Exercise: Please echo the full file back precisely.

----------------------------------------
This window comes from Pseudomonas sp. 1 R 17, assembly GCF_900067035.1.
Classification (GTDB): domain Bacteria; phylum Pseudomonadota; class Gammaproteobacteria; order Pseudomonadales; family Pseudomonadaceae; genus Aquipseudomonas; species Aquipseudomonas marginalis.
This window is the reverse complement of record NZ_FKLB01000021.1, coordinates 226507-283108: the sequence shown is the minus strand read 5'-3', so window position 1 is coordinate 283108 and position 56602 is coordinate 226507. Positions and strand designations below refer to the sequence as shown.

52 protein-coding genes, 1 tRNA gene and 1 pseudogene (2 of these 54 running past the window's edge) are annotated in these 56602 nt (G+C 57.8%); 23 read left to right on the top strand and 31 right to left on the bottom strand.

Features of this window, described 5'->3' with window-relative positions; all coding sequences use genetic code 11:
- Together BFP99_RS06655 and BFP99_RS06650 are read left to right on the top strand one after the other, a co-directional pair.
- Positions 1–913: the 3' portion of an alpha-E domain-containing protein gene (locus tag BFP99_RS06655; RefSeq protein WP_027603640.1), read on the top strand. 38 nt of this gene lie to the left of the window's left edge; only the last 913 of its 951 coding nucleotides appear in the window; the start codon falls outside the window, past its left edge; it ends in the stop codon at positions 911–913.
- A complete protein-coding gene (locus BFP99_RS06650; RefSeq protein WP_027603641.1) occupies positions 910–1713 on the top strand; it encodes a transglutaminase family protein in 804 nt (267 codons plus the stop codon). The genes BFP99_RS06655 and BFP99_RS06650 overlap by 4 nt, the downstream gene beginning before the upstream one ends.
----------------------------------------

This window comes from Pseudomonas sp. 1 R 17, assembly GCF_900067035.1.
Classification (GTDB): domain Bacteria; phylum Pseudomonadota; class Gammaproteobacteria; order Pseudomonadales; family Pseudomonadaceae; genus Aquipseudomonas; species Aquipseudomonas marginalis.
This window is the reverse complement of record NZ_FKLB01000021.1, coordinates 226507-283108: the sequence shown is the minus strand read 5'-3', so window position 1 is coordinate 283108 and position 56602 is coordinate 226507. Positions and strand designations below refer to the sequence as shown.

52 protein-coding genes, 1 tRNA gene and 1 pseudogene (2 of these 54 running past the window's edge) are annotated in these 56602 nt (G+C 57.8%); 23 read left to right on the top strand and 31 right to left on the bottom strand.

Features of this window, described 5'->3' with window-relative positions; all coding sequences use genetic code 11:
- Together BFP99_RS06655 and BFP99_RS06650 are read left to right on the top strand one after the other, a co-directional pair.
- Positions 1–913: the 3' portion of an alpha-E domain-containing protein gene (locus tag BFP99_RS06655; RefSeq protein WP_027603640.1), read on the top strand. 38 nt of this gene lie to the left of the window's left edge; only the last 913 of its 951 coding nucleotides appear in the window; the start codon falls outside the window, past its left edge; it ends in the stop codon at positions 911–913.
- A complete protein-coding gene (locus BFP99_RS06650; RefSeq protein WP_027603641.1) occupies positions 910–1713 on the top strand; it encodes a transglutaminase family protein in 804 nt (267 codons plus the stop codon). The genes BFP99_RS06655 and BFP99_RS06650 overlap by 4 nt, the downstream gene beginning before the upstream one ends.